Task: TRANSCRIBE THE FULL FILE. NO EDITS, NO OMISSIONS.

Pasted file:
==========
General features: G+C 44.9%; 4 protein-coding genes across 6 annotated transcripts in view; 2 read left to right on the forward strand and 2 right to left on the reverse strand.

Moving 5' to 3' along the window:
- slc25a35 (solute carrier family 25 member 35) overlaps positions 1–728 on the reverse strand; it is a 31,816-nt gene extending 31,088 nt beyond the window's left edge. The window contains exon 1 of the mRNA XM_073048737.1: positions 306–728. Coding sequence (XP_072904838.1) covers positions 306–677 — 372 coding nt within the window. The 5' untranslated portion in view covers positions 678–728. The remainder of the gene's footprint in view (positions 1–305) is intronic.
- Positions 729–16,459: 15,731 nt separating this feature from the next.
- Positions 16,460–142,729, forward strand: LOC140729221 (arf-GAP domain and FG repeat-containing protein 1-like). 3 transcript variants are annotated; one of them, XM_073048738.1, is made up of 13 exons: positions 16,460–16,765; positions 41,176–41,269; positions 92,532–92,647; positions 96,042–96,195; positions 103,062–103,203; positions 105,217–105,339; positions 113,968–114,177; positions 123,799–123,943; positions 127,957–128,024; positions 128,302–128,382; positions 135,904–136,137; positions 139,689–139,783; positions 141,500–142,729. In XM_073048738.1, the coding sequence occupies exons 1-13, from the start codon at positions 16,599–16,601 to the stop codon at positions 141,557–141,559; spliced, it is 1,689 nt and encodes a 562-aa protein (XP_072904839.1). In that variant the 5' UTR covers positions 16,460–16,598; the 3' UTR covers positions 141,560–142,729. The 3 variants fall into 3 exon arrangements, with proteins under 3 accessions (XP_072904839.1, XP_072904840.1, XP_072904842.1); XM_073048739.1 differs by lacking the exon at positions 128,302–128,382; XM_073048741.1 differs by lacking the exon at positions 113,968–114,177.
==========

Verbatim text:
General features: G+C 44.9%; 4 protein-coding genes across 6 annotated transcripts in view; 2 read left to right on the forward strand and 2 right to left on the reverse strand.

Moving 5' to 3' along the window:
- slc25a35 (solute carrier family 25 member 35) overlaps positions 1–728 on the reverse strand; it is a 31,816-nt gene extending 31,088 nt beyond the window's left edge. The window contains exon 1 of the mRNA XM_073048737.1: positions 306–728. Coding sequence (XP_072904838.1) covers positions 306–677 — 372 coding nt within the window. The 5' untranslated portion in view covers positions 678–728. The remainder of the gene's footprint in view (positions 1–305) is intronic.
- Positions 729–16,459: 15,731 nt separating this feature from the next.
- Positions 16,460–142,729, forward strand: LOC140729221 (arf-GAP domain and FG repeat-containing protein 1-like). 3 transcript variants are annotated; one of them, XM_073048738.1, is made up of 13 exons: positions 16,460–16,765; positions 41,176–41,269; positions 92,532–92,647; positions 96,042–96,195; positions 103,062–103,203; positions 105,217–105,339; positions 113,968–114,177; positions 123,799–123,943; positions 127,957–128,024; positions 128,302–128,382; positions 135,904–136,137; positions 139,689–139,783; positions 141,500–142,729. In XM_073048738.1, the coding sequence occupies exons 1-13, from the start codon at positions 16,599–16,601 to the stop codon at positions 141,557–141,559; spliced, it is 1,689 nt and encodes a 562-aa protein (XP_072904839.1). In that variant the 5' UTR covers positions 16,460–16,598; the 3' UTR covers positions 141,560–142,729. The 3 variants fall into 3 exon arrangements, with proteins under 3 accessions (XP_072904839.1, XP_072904840.1, XP_072904842.1); XM_073048739.1 differs by lacking the exon at positions 128,302–128,382; XM_073048741.1 differs by lacking the exon at positions 113,968–114,177.